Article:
Cash-Poor Americans Find Other Ways to Give

Even schoolchildren are benefitting from this new spirit of generosity. Ty'Sheoma Bethea, a South Carolina eighth grader, gained attention after writing President Obama about her dilapidated school. The president mentioned her during an address to Congress, noting that "The letter asks us for help. She had been told that her school is hopeless."

Darryl Rosser, 57, who runs Sagus International, a school furniture builder just outside Chicago, was listening to the speech, and was also moved by Ty'Sheoma's letter. Rosser visited Ty'Sheoma's school school in Dillon, S.C., and was shocked by the conditions he found.

"I don't know how any politician or how anyone could walk into that school, see those conditions, and walk away and not do anything about it," he said.

So Rosser did something. In a stunning act of kindness, he collaborated with his employees and suppliers to build and ship $250,000 in new furniture to the school. In one weekend, they gave the whole school a major makeover.

When Ty'Sheoma and the other students came to school the next Monday, they were blown away.

"One of the girls in the class came and gave me a big bear hug," Rosser said. "It was so touching to me that I've made it as my screen saver on my computer. So every time I fire up -- she's there."

Woman Saved From Foreclosure: 'This is Unbelievable'

Rosser and Mock may just represent the future of charitable giving. After the flurry of media attention Mock received for saving Orr's home, she said she's been swamped with other desperate pleas -- more than 200 so far. Some of the letters have been heartbreaking and caused her to lose sleep, she said.

So despite working 12 hours a day, six days a week at her family business, Mock started The Foreclosure Angel Foundation to help more people.

Next on her list: 62-year-old Shirley Dvorak of St. Cloud, Minn. After losing her job and running out of unemployment benefits, Dvorak fell months behind on her mortgage. In desperation, she wrote to Mock.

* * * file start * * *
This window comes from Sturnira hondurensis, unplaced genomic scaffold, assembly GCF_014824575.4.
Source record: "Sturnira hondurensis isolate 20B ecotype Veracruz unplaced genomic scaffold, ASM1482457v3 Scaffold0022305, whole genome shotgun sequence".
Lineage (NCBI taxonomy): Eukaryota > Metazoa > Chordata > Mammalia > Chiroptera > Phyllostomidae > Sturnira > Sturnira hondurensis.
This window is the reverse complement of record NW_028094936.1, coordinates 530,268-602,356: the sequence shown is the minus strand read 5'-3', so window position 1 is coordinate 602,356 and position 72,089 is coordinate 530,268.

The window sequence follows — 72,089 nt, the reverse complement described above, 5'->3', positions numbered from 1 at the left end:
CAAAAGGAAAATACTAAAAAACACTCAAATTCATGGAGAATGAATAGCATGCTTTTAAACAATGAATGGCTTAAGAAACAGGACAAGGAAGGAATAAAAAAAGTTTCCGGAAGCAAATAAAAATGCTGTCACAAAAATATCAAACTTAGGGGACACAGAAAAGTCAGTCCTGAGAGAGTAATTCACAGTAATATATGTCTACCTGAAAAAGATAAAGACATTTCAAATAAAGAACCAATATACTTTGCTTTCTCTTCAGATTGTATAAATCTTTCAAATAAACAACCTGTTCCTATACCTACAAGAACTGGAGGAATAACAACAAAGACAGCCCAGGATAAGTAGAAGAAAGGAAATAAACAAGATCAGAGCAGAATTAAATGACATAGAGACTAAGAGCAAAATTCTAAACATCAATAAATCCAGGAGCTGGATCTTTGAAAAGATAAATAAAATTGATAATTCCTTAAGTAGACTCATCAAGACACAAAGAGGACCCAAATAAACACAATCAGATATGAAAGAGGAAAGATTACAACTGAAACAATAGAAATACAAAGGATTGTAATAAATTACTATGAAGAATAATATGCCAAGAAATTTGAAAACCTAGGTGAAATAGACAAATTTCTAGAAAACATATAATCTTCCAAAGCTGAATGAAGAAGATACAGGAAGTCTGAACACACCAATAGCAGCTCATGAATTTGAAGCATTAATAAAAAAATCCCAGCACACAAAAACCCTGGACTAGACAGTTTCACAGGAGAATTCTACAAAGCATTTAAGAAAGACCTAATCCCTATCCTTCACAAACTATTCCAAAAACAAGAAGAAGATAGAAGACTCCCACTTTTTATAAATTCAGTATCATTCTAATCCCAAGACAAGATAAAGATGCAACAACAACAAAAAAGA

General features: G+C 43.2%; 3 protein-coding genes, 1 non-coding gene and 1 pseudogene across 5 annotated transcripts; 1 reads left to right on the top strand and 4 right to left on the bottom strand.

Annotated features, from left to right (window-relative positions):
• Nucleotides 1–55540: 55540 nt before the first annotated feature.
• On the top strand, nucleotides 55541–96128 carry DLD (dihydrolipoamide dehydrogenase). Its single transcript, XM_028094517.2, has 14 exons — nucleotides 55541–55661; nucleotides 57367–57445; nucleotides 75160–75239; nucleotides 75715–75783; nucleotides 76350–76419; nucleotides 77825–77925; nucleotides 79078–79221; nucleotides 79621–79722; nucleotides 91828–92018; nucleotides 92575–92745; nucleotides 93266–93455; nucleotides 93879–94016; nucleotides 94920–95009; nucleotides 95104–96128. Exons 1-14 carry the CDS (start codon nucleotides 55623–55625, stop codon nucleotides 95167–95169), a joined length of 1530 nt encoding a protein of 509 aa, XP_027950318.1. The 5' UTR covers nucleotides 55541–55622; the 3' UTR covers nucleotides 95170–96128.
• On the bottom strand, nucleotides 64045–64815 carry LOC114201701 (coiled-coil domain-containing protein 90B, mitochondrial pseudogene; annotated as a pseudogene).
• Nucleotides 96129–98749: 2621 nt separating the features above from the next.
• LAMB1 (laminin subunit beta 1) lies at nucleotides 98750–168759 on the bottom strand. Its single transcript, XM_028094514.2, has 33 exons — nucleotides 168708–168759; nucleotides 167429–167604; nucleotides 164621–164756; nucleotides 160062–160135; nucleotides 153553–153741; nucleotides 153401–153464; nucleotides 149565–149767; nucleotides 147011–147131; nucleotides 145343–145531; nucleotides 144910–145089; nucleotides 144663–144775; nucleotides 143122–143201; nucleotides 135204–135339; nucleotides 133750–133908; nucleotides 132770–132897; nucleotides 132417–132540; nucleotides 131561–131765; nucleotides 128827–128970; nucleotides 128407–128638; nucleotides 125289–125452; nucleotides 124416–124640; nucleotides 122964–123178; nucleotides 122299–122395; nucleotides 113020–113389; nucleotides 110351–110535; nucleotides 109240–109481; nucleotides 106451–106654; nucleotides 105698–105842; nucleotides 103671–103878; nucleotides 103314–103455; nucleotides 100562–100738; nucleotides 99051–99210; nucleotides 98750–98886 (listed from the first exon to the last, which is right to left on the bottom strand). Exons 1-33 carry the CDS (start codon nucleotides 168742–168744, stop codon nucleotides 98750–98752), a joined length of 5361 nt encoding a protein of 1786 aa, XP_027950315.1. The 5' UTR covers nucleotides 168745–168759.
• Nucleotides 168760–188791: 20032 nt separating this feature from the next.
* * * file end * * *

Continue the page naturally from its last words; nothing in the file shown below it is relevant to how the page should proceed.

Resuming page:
"Day to day I did not know if it was my last day in the house. I would leave not knowing when I got home, if there was going to be a foreclosure notice in my mailbox. I hated to get my mail," Dvorak said.

Mock and her daughter, Alyssa, paid a visit to Dvorak's hometown. They paid off her mortgage and all her back taxes -- $20,000 in all.

Then they found Dvorak at the local Catholic Charities office, where she works for a small stipend, to give her with the news. She was speechless, amazed at her turn of fortune.

"I have never, ever had a surprise in my life," she said. "Not a birthday party, not a surprise of any kind. This is unbelievable."

Click here to watch video of Dvorak's emotional reaction.

The generosity comes with only minor strings attached. Dvorak makes whatever payments she can afford, and Mock's Foreclosure Angel Foundation in turn uses those payments to help others in need.

"This is my life we're talking about. I can live in this home until I die. I don't have to worry no more. No one can imagine what it means to me," Dvorak said.

Amazingly, Mock has spent much of her own money helping strangers in need, and has already helped many others avoid foreclosure.

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